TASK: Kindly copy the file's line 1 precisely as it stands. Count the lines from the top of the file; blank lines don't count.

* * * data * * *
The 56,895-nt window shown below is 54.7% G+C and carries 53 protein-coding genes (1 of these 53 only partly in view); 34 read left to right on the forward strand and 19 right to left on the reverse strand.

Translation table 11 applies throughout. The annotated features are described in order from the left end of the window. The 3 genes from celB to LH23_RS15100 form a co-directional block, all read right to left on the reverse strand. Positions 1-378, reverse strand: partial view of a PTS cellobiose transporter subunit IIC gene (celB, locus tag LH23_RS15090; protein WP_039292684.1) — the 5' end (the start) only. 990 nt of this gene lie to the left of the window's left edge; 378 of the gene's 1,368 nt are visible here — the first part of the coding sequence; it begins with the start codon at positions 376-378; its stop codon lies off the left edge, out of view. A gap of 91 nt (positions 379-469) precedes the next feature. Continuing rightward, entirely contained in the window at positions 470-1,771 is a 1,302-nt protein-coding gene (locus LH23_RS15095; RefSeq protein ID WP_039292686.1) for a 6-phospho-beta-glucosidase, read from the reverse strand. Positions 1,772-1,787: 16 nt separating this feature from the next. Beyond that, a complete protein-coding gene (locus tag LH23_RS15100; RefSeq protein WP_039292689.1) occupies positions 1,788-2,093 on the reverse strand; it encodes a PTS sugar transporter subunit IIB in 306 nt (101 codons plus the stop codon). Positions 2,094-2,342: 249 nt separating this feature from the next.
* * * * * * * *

The 56,895-nt window shown below is 54.7% G+C and carries 53 protein-coding genes (1 of these 53 only partly in view); 34 read left to right on the forward strand and 19 right to left on the reverse strand.